The image above shows a silver oxide battery which is made of two sets of chemicals with a separator between them in a container which is called the can.

There is a cathode and the anode, and in between them is a separator and an electrolyte which allows a chemical reaction to take place so that the electrons flow through that separator generating a flow of electricity.

There is also always a little gasket that isolates the positive and the negative sides of the power cell so they can’t touch each other. They would short out and the battery wouldn’t be able to produce any electricity.

There also always has to be an insulating gasket between those two portions and when you see a power cell that has been or is leaking, it’s usually due to the breakdown in this separator gasket.

This particular chemistry that exists in a silver oxide battery is ideal for watches.

The chart above shows three different kinds of battery chemistry.

At the top, we show the silver oxide, and it shows how much voltage it delivers over time.

The main thing to take away from this is the silver oxide battery delivers a little more than one and a half volts, but it does the same voltage very consistently until almost the very end of the battery’s life, and then it drops off at the very end very sharply. You get a very consistent delivery of power voltage from the battery.

The mercury battery, which can’t be sold anymore, delivered about 1.3, 1.35 volts in a very similar fashion, also with a very consistent delivery, and then dropped off at the end.

The alkaline battery, which you will also see used in quartz watches because they are available in the same type of little button cells like the silver oxide, but when you look at its power delivery and lifespan, you’ll notice it goes from that 1.55 volts down very quickly and continues to drop off over the life of the battery instead of providing that consistent delivery like the silver oxide power cell.

 If you use an alkaline battery in a watch, you’re going to get insufficient voltage much earlier in that battery itself.

With most watches, by the time you hit about 1.3 or 1.35 volts, it’s starting to giving you the  end-of-life,(EOL), indicator to let you know it’s time to change the battery and as you can see you’re going to get that in an alkaline power cell when the battery’s only a quarter dead and that’s why you should never use an alkaline battery in a quartz watch.

1.3 High Drain Low Drain Power Cells

Another difference in power cells is in the type of chemistry used in the cell. It’s either a sodium hydroxide solution or a potassium hydroxide solution, and these produce two different effects.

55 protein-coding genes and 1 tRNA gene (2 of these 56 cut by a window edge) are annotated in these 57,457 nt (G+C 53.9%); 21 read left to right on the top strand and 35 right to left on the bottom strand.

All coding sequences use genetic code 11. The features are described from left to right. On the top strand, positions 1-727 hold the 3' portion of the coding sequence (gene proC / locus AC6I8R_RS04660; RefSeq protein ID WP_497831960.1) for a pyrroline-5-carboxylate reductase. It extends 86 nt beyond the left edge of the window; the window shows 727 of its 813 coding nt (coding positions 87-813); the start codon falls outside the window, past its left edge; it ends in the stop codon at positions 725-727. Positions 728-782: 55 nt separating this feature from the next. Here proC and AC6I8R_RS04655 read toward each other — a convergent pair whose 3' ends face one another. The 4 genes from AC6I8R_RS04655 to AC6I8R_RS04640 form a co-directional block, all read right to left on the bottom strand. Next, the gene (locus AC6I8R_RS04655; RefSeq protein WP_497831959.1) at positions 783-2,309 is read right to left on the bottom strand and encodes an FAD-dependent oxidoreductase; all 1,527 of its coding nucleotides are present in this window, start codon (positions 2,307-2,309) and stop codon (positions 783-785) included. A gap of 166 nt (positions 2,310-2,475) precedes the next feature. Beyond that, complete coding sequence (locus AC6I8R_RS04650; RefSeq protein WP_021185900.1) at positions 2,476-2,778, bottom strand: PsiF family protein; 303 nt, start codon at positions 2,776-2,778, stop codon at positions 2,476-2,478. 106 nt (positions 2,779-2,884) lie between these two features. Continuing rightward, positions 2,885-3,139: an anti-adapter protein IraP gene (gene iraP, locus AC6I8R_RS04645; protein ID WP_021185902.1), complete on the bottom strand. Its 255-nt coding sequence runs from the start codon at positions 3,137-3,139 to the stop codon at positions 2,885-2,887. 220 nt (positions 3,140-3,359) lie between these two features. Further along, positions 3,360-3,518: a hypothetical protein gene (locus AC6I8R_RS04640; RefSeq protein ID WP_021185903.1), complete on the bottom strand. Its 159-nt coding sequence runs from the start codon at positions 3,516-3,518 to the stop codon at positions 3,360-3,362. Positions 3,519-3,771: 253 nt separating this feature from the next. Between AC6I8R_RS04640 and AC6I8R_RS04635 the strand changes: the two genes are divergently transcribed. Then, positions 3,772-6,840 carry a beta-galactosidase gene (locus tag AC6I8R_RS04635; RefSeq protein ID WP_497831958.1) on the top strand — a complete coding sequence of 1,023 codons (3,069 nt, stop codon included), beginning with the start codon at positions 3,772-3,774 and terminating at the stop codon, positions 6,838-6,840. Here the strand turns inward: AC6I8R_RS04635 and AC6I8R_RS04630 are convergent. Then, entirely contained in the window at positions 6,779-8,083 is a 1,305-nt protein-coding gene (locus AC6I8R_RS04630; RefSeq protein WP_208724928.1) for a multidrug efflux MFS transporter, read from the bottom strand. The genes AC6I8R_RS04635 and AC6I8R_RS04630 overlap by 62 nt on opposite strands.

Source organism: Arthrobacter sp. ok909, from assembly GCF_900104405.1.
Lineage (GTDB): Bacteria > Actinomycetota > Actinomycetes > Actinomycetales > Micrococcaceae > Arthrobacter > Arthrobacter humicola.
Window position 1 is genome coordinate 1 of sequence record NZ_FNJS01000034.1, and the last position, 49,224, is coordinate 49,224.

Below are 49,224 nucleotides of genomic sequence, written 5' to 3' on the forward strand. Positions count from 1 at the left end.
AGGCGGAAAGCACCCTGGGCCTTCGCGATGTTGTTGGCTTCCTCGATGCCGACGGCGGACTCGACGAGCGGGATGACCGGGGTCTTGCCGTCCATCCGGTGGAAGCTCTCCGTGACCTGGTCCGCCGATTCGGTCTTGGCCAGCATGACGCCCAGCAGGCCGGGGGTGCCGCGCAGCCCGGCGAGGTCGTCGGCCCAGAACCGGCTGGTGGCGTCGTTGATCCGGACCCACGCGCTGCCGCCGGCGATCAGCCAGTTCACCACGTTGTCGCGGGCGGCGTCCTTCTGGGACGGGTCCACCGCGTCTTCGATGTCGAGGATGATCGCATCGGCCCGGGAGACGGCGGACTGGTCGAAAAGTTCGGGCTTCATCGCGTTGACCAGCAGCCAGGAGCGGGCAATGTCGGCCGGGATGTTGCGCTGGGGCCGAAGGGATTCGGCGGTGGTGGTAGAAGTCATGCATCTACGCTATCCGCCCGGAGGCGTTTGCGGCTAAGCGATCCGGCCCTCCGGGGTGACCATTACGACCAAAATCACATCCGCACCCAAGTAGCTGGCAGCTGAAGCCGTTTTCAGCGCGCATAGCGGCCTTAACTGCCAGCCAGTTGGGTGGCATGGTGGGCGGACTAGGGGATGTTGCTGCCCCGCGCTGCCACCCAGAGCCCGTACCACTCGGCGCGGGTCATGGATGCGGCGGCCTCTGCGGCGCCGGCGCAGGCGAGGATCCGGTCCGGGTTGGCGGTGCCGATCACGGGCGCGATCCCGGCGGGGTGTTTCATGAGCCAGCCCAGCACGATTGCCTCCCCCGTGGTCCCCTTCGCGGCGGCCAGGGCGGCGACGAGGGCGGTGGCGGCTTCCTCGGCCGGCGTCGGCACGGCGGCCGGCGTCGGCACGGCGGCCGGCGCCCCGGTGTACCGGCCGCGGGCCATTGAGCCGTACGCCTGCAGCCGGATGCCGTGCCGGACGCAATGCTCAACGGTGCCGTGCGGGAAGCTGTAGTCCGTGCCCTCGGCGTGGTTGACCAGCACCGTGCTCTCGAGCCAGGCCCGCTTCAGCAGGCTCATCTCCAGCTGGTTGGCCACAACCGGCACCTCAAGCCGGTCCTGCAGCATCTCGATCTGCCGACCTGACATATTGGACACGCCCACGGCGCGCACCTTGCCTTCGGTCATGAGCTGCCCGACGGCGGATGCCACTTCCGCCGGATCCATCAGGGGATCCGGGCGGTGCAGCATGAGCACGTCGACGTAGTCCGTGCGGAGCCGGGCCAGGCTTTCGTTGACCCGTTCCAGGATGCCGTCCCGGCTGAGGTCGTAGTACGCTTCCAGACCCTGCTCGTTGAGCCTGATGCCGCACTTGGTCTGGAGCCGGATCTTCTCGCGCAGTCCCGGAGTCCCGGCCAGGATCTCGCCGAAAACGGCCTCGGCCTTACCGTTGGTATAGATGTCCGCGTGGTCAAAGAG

You still get the 1.55 volts, but with the sodium electrolyte you get what we call a low-drain battery. What that means is as long as there isn’t a large current consumption, it can deliver 1.55 volts consistently.

But if the current consumption starts to go above about 100 microamps, it starts delivering less capacity, less voltage, and it drops off very quickly like you see in the red line.

Once you get up to 1 milliamp, you’re not getting good use of that type of cell at all. With the potassium electrolyte, you can go much farther. So, from 100 microamps, you’re still very effective at 1 milliamp and even at 10 milliamps, you’re pretty good.

It doesn’t drop off all the way until you’re up at 100 milliamps. So, the bottom line is you need to use the right battery for the right type of movement.

If you have a watch that can produce that high drain or that high consumption of energy, you need to use a high drain battery in it so that it doesn’t stop working when that drain is placed on the battery.

So, what might produce that kind of drain? Most watches, like your basic time-only quartz watch, are going to operate at about 1 microamp which is way down on the left side of the chart. Even a chronograph is going to usually only creep up 4 to 6 microamps. None of those need a high drain battery. A low drain battery is perfectly acceptable for all of those examples.

What kind of movement needs a high drain battery?

  1. If you’ve got a watch that has an LCD light in it or an LCD crystal display with a light that can illuminate it, that’s going to consume a lot of power so that’s going to require a high drain cell.
  2. A movement with an alarm function also draws a lot of electricity and needs a high drain battery.

1.4 Multi-drain batteries